Snapple Beware: She’s the Gadfly In the Food Industry’s Soup

“Just when I think I’ve heard everything, I learn that Snapple is buying out our school system,” said New YorkUniversity nutritionist Marion Nestlelast Wednesday, after Mayor Michael Bloomberg announced that he had inked a deal for at least $8 million to make Snapple the official drink of New York City schools. Snapple, she said, somehow did an end-run around the rules prohibiting soft drinks in schools and convinced city officials that their drink was more nutritious than Coke and Pepsi-which is debatable. To those in the nutritional know, even the all-juice version Snapple will be peddling to city kiddies packs as many calories as sugar-spiked Coke and Pepsi. And Ms. Nestle, who is about to step down as chair of the university’s department of nutrition, food studies and public health, pointed out that Snapple’s juice is reconstituted, pasteurized stuff that’s sweeter than anything found in nature, resulting in a drink that’s closer to a dessert than a beverage. “This is the last thing overweight, sedentary kids need to be guzzling,” she said. “Diabetes and obesity are the fastest-growing nutritional health problems kids have, and while sugar, including fruit juice, doesn’t cause these problems, it contributes to the symptoms-especially in large quantities. I’m just appalled by it.”

But arguing whether Snapple is worse or better than fizzy drinks is like debating the cleanliness of the East River versus the Hudson. To your body, they’re basically the same beverage in different containers. It’s the official brand-boosting, Ms. Nestle said, that’s selling kids down the river. “There was a tremendous amount of advocacy that went into getting soft drinks out of the schools, and now this Snapple deal completely undermines it,” Ms. Nestle said. “What’s next? Naming New York public schools after corporations?” Ms. Nestle, whose 2002 book Food Politics railed against the food industry’s pernicious profit-driven influence on Americans’ eating habits, has been battling junk food in schools since 1998, when she helped expose a deal by Coke and Pepsi to pay public schools for the exclusive rights to their cafeteria vending machines.

Pushing 70, the diminutive Ms. Nestle, who looks more than a little like Rhea Perlman, is still the food industry’s worst nightmare. Witness the creepy collection of “toys”-promotional tools from the major food companies-that she was clearing out of her soon-to-be-vacated N.Y.U. corner office on a recent Friday. “Oh, I can’t get rid of these,” she said. They’re keepers for sure, because they prove that even her scariest Orwellian scenarios probably understate things. There’s the Oreo Cookie Counting Book, with the story line of an adorable toddler devouring 10 cookies “until there are none.” There’s also Oreo Barbie, festooned in Oreo-patterned clothes and standing in a swirling sea of creamy white filling, and her counterpart, McDonald’s Barbie, who wears the fast-food giant’s uniform and serves a Happy Meal to little sister Kelly. Then there’s a glass baby bottle with a rubber nipple and a Diet Pepsi logo. “This one really bothers me,” Ms. Nestle said, burying it back in its box. “I’ve been trying to get them to get rid of this for years. They finally told me they did.”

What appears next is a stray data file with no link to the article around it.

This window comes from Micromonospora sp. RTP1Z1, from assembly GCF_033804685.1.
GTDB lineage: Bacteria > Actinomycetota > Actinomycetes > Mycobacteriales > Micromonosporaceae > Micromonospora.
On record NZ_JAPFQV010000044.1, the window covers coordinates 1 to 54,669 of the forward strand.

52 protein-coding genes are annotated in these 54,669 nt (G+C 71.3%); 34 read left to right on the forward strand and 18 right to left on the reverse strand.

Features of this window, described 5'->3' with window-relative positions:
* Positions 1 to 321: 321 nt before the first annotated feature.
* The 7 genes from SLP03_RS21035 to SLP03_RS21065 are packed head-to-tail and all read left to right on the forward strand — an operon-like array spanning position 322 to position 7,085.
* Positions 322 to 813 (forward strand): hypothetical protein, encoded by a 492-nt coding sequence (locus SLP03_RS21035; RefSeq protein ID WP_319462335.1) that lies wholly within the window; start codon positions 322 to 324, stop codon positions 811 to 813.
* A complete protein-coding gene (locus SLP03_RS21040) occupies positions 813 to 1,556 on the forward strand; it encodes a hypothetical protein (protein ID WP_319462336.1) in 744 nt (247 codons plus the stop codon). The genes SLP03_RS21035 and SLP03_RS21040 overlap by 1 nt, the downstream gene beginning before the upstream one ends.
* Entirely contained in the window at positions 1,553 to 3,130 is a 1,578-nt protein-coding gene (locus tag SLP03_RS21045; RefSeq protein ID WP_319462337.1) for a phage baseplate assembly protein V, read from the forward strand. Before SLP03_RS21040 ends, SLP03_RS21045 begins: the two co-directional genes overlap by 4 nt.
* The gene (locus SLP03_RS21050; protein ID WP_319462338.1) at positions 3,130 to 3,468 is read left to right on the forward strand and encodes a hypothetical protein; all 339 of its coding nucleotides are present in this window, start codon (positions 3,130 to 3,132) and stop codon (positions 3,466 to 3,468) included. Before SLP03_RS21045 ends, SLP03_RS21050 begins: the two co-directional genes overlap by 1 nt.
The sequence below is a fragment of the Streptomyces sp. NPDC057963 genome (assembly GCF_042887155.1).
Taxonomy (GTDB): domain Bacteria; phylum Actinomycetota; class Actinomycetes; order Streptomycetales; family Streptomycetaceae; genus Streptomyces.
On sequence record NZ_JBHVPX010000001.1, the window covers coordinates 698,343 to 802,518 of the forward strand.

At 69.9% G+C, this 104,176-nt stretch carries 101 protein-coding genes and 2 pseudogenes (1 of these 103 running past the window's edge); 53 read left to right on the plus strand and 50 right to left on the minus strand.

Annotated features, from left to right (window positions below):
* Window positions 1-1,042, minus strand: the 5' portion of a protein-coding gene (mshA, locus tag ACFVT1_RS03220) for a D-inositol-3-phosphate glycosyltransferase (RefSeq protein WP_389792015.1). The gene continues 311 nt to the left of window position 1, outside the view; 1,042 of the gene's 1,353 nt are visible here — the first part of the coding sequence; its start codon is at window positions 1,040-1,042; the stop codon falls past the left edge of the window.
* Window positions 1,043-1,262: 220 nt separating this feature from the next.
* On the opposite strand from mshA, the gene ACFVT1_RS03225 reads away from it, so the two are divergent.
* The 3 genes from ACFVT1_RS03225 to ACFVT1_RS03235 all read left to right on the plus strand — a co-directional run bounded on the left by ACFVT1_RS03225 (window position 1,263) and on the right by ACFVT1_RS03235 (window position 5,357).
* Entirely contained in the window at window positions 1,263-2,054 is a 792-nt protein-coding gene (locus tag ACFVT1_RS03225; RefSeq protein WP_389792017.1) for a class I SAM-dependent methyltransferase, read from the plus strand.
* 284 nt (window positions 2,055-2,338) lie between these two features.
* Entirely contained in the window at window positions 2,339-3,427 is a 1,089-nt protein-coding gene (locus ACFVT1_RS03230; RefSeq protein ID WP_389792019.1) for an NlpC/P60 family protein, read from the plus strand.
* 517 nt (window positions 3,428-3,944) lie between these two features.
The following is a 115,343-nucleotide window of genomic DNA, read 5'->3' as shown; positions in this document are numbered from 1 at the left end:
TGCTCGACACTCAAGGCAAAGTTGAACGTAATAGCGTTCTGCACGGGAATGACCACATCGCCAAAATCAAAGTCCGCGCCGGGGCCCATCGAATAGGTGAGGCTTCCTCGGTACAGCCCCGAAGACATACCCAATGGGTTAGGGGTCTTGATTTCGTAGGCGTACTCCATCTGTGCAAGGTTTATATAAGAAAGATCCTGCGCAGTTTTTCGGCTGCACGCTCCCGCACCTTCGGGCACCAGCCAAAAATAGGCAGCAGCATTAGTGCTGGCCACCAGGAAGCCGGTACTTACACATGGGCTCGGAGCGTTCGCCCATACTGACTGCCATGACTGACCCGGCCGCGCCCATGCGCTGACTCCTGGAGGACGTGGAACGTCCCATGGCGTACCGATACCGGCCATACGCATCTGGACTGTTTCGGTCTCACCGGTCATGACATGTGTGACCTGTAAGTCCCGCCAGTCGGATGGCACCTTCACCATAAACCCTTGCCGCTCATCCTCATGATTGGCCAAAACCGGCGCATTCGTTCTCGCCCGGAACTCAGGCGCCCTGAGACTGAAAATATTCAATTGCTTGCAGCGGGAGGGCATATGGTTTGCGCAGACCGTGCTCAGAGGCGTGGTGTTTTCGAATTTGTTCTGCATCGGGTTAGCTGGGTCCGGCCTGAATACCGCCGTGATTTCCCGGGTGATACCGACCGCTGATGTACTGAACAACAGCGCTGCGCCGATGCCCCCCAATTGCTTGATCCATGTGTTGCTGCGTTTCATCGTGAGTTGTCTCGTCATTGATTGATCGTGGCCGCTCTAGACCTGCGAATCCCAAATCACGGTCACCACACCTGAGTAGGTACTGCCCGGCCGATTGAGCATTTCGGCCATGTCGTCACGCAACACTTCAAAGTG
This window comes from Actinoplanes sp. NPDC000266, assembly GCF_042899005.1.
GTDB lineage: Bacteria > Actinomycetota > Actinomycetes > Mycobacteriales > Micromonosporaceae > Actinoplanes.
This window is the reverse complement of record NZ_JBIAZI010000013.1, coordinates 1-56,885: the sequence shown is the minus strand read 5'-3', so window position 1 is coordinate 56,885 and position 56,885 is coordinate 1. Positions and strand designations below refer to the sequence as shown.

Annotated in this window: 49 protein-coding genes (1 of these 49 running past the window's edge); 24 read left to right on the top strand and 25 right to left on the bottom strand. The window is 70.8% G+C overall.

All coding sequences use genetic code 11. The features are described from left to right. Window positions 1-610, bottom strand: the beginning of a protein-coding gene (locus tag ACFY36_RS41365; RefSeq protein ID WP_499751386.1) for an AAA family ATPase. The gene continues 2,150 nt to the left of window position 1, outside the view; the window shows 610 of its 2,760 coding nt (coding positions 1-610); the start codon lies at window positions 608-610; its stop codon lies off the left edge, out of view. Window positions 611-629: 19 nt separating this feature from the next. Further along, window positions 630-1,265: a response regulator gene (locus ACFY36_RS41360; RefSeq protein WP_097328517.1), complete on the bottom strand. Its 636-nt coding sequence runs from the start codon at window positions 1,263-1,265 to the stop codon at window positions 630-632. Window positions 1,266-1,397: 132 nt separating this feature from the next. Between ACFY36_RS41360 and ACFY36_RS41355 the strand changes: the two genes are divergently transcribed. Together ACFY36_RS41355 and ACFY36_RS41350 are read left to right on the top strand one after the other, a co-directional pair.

But the path of a gadfly can be a lonely one: Her anti-food-industry positions haven’t exactly endeared her to her colleagues in the nutrition world, either: Many nutritionists work for the corporations Ms. Nestle regularly challenges. And she regularly embarrasses the American Dietetic Association-the organization that represents registered dietitians, including some members of the N.Y.U. faculty-for taking food-industry money.

For the record, none of these are among the reasons Ms. Nestle is stepping down from her N.Y.U. perch, which she’s held for the last 15 years. “A lot of people are angry at Marion,” said her pal Dan Barber, chef and owner of the Blue Hill restaurant in Greenwich Village, who added that her gentle, unassuming presence makes her unflinching ripostes even more surprising. Nutritionists, food-technology companies and corporations would love to have Ms. Nestle, who still dresses like the Berkeley coed she once was, on their side. Instead, she embraces the pet causes of Mario Batali, Alice Waters and Julia Child: She’s pro Slow Food and slow cooking (getting N.Y.U. to build a gleaming kitchen worthy of a Bon Appétit photo shoot is probably her proudest achievement) and congenitally suspicious of edibles wrapped in crinkly packages.

Now she’s gearing up for something much bigger. Her new academic gig-in N.Y.U.’s public-health department-starts in January, and it will give her more free time to pursue her next project: She plans to do for nutrition what Dr. Ruth Westheimer did for sex.

On another recent morning, Ms. Nestle walked from her Washington Place apartment (she took over when Ed Koch moved two blocks uptown) to Otto, Mario Batali’s new Eighth Street pizzeria, for breakfast. She climbed up onto the barstool, ordered a ciabatta roll with truffled honey, took a long draw from her machiatto and began trying to justify her foray into the spotlight. “Everywhere I go, people ask me: ‘What should I eat? How can I lose weight?'” she said. And with both obesity and eating disorders on the rise, they’re clearly not getting answers. Dietitians, she explained, are trained to deal with vitamin deficiencies, not so much the cultural context within which people make food choices. Diet gurus, on the other hand, are usually savvy marketers who lack scientific credibility. Ms. Nestle-who boasts impeccable credentials and a passion for good food-said the book she has in the works, What to Eat , will clear the air. “It’s going to answer every question-‘How can I lose weight?’ ‘Are carbohydrates bad?’ ‘What vitamin should I take?’ ‘Should I try Atkins?’ ‘Is vegetarianism safe?’-that people come up and ask me every single day. It’s going to be the definitive popular book on nutrition.”